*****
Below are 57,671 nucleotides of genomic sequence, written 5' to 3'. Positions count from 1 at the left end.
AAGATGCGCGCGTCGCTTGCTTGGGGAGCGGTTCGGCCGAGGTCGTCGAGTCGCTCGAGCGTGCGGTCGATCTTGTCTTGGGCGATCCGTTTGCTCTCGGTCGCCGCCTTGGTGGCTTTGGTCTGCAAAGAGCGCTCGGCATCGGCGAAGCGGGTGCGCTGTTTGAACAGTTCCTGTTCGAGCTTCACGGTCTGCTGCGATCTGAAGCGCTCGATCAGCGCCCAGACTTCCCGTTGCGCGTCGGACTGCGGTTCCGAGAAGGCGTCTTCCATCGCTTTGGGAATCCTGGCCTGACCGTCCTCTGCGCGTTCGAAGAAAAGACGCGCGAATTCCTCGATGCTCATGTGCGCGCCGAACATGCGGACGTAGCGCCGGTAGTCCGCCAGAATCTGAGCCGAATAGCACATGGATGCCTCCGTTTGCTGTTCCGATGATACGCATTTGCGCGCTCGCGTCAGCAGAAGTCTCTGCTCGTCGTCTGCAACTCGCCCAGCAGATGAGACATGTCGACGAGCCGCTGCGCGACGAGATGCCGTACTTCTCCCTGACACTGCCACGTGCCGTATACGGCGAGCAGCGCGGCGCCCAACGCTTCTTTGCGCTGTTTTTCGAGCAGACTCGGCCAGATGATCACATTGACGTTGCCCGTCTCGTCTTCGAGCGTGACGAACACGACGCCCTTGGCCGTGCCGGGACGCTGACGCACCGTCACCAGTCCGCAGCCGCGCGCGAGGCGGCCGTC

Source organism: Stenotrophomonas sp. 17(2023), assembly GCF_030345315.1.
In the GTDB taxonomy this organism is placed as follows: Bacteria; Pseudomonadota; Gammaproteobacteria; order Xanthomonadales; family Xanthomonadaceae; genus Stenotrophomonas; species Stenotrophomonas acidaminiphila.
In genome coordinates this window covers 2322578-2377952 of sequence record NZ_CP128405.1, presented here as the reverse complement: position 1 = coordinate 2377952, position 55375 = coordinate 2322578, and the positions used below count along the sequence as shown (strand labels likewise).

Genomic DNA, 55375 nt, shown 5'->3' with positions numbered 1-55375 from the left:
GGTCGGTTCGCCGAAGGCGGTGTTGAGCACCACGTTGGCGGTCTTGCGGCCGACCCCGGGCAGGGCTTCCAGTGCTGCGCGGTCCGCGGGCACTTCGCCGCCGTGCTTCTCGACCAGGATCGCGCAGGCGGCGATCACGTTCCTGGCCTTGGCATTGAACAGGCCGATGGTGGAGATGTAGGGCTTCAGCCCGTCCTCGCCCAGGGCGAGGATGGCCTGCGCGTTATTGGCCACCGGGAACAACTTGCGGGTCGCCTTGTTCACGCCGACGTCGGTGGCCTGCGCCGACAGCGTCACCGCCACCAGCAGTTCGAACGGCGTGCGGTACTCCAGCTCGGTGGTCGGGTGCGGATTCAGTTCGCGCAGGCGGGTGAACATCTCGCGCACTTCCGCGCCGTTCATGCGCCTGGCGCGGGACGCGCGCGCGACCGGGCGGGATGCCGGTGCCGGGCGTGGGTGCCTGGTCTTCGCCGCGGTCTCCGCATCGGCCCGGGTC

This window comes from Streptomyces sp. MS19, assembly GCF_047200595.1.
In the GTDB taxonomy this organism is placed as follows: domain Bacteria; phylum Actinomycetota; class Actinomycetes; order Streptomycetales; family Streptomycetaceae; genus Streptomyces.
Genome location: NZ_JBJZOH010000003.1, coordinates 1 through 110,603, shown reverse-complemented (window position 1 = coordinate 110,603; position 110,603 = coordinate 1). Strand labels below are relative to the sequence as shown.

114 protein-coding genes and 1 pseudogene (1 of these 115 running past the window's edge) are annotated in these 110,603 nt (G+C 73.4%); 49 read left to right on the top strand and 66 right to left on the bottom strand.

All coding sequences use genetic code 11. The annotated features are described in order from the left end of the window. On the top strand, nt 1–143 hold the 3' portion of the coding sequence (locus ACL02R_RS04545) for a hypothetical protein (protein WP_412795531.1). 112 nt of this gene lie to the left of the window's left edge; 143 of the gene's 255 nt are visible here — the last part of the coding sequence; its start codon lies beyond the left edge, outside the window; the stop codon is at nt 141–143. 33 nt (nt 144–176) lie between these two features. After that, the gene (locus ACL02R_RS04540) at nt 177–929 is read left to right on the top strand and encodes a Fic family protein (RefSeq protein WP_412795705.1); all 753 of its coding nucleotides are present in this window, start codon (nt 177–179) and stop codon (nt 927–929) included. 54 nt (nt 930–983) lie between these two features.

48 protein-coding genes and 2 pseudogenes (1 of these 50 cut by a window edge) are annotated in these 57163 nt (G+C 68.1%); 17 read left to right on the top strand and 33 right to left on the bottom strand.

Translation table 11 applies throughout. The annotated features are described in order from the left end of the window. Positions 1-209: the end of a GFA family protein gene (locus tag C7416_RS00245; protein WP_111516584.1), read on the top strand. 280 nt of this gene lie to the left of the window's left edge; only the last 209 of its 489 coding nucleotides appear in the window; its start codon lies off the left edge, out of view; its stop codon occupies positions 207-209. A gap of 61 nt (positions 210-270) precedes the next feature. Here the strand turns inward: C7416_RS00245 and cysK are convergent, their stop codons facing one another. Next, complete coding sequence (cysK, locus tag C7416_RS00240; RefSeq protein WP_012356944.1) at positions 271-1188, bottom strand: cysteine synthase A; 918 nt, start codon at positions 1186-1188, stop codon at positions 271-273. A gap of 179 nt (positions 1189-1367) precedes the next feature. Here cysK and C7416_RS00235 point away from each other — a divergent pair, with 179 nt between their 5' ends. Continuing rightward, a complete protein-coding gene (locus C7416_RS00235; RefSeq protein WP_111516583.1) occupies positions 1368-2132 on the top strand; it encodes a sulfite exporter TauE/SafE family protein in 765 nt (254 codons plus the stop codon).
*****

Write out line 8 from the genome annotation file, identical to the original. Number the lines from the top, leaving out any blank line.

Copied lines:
This window comes from Streptomyces sp. MS19, assembly GCF_047200595.1.